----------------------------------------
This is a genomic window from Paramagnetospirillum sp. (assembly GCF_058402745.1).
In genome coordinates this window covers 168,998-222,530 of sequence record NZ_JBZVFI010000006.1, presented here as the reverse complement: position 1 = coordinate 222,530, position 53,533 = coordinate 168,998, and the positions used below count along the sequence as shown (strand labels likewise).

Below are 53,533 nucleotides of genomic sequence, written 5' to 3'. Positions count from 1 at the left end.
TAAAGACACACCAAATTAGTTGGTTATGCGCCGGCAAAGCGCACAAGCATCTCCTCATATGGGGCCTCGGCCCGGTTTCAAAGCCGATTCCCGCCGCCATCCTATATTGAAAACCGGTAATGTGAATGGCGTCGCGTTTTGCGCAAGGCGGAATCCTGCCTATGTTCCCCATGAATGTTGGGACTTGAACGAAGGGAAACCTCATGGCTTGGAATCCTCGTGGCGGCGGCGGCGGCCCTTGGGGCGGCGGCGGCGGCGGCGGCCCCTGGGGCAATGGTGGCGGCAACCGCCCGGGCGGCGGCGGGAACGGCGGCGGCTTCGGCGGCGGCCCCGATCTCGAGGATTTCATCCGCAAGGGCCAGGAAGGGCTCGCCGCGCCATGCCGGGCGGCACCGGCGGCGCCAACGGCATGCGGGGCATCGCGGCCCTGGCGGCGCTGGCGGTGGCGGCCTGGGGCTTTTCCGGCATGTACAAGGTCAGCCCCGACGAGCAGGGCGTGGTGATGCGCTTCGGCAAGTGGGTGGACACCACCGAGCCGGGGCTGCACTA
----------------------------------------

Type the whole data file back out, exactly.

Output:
This is a genomic window from Paramagnetospirillum sp. (assembly GCF_058402745.1).
In genome coordinates this window covers 168,998-222,530 of sequence record NZ_JBZVFI010000006.1, presented here as the reverse complement: position 1 = coordinate 222,530, position 53,533 = coordinate 168,998, and the positions used below count along the sequence as shown (strand labels likewise).

Below are 53,533 nucleotides of genomic sequence, written 5' to 3'. Positions count from 1 at the left end.
TAAAGACACACCAAATTAGTTGGTTATGCGCCGGCAAAGCGCACAAGCATCTCCTCATATGGGGCCTCGGCCCGGTTTCAAAGCCGATTCCCGCCGCCATCCTATATTGAAAACCGGTAATGTGAATGGCGTCGCGTTTTGCGCAAGGCGGAATCCTGCCTATGTTCCCCATGAATGTTGGGACTTGAACGAAGGGAAACCTCATGGCTTGGAATCCTCGTGGCGGCGGCGGCGGCCCTTGGGGCGGCGGCGGCGGCGGCGGCCCCTGGGGCAATGGTGGCGGCAACCGCCCGGGCGGCGGCGGGAACGGCGGCGGCTTCGGCGGCGGCCCCGATCTCGAGGATTTCATCCGCAAGGGCCAGGAAGGGCTCGCCGCGCCATGCCGGGCGGCACCGGCGGCGCCAACGGCATGCGGGGCATCGCGGCCCTGGCGGCGCTGGCGGTGGCGGCCTGGGGCTTTTCCGGCATGTACAAGGTCAGCCCCGACGAGCAGGGCGTGGTGATGCGCTTCGGCAAGTGGGTGGACACCACCGAGCCGGGGCTGCACTA